Things happened quickly.

"Very quickly. We got together at Shangri La Studios in Malibu and cut five songs just to see how they would sound. We listened back and said, 'Hey, this isn't terrible,' so we booked another session. That also went very smoothly.

"I'm real excited about this. You probably won't even recognize my guitar playing. You'll be like, 'Is that a flanger? Is there a lot more gain on the guitar?' I'm playing differently than I usually do. It's cool."

Glenn sings, you sing - is there a designated lead vocalist?

"Glenn does a lot of the heavy lifting. I'm singing two songs. It's like this: when you have a Ferrari, why would you want to drive a Pontiac Grand Prix?"

You're selling your vocal abilities a little short, wouldn't you say?

"OK, maybe the Pontiac has a sun roof. [laughs] Glenn Hughes is massive as a singer. I mean, I sing blues, but I can't sing rock like he can. He's fantastic. And Jason Bonham is one of the greatest drummers in the world. I mean, that right foot is legendary. It shakes the ground. It's in his blood, obviously.

"I'll say this though: the best musician in the band is Derek Sherinian. He can play circles around everybody. He's technical, he's versatile, but he can play with real soul, too. You ask him to play a gospel bit and he's right there. A madly good player."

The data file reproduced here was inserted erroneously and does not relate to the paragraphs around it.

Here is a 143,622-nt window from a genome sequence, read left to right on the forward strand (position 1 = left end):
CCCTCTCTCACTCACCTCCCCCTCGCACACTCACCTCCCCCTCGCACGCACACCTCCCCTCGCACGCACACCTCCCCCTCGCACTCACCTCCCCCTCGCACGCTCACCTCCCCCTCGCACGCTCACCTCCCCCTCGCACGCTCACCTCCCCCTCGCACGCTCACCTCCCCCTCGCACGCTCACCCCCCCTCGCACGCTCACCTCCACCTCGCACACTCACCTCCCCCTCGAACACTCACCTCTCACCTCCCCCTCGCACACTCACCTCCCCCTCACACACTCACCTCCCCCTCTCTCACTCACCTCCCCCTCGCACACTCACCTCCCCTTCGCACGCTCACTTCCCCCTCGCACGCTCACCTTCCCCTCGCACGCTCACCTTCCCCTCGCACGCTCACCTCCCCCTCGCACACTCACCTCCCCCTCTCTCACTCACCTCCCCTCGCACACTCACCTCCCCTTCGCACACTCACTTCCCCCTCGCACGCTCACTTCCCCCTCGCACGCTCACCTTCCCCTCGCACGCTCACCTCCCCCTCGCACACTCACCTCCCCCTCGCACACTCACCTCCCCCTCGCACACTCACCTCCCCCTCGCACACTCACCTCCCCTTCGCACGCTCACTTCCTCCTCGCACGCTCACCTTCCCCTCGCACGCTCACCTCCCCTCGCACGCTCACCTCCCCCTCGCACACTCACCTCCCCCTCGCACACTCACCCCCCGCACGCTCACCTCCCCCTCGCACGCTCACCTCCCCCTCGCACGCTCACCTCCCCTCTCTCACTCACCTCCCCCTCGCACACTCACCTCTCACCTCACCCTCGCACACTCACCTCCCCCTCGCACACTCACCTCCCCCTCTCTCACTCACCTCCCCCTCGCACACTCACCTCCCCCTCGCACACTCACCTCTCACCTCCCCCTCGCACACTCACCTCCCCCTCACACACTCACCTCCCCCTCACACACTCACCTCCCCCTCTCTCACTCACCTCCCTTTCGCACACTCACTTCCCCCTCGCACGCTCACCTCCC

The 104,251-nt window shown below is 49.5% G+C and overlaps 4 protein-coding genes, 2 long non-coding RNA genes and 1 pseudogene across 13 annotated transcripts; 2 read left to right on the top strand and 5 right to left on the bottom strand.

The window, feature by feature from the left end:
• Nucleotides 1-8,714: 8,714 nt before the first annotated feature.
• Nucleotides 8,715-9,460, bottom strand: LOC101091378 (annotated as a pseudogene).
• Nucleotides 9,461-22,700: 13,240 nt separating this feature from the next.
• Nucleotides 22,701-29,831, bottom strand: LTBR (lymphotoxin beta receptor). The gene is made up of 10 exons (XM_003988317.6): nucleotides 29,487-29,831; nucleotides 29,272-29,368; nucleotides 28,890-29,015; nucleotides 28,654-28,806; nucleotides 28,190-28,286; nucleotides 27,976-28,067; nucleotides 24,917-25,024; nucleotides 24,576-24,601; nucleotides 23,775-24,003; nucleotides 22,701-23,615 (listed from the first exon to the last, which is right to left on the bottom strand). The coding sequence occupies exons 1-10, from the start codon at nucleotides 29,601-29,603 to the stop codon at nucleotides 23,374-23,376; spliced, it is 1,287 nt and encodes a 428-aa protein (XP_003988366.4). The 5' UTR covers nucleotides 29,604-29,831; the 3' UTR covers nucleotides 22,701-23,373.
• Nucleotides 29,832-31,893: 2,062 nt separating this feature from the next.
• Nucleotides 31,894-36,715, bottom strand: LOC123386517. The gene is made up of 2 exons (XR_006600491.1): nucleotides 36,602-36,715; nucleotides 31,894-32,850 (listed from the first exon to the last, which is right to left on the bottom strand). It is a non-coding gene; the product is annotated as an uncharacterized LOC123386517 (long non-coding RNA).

How did the songwriting happen? Did you collaborate?

"Glenn and I came up with the impetus of most of the ideas. Derek came in with some. And Jason's contributions were to make everybody's ideas that much better. Whatever he did, whatever he suggested made the songs fly. Give or take, we wrote things on the spot, and that was the exciting part of it all. Too much of the time, people labor over demos and take so long to make records, and that's how music gets stale. Sometimes you've just gotta pull it out of your ass!" [laughs]

What went into the actual discussions in forming a band? A lot of musicians get together and cut tracks and make records, but there's a big leap of faith involved in going out to the public as a real group.

"That's true. The good thing about Black Country - there, I just said the name again - is that everybody has a day job. We don't need this band to make money. We're just four dudes who really like playing together and made what I think is a terrific record. We're going to tour when we can and make this thing work. It's all about being serious, which we are."

Does the whole 'supergroup' tag worry you? Do you think people will place too many expectations on the band?

"You know, if people are expecting us to come out and headline the Monsters Of Rock with some sort of Zeppelin meets Deep Purple meets whatever, obviously they might be disappointed. But we're not saying that's what we do. We're four guys who rock pretty fucking hard. The songs are solid, the singing is great...there it is."

Now you just have to get that name thing figured out.

"Yeah. Maybe that can be the next contest." [laughs]

Enter now to win a Joe Bonamassa-autographed Epiphone Les Paul Special II like the one you see above.

Joe Bosso

Joe is a freelance journalist who has, over the past few decades, interviewed hundreds of guitarists for Guitar WorldGuitar PlayerMusicRadar and Classic Rock. He is also a former editor of Guitar World, contributing writer for Guitar Aficionado and VP of A&R for Island Records. He’s an enthusiastic guitarist, but he’s nowhere near the likes of the people he interviews. Surprisingly, his skills are more suited to the drums. If you need a drummer for your Beatles tribute band, look him up.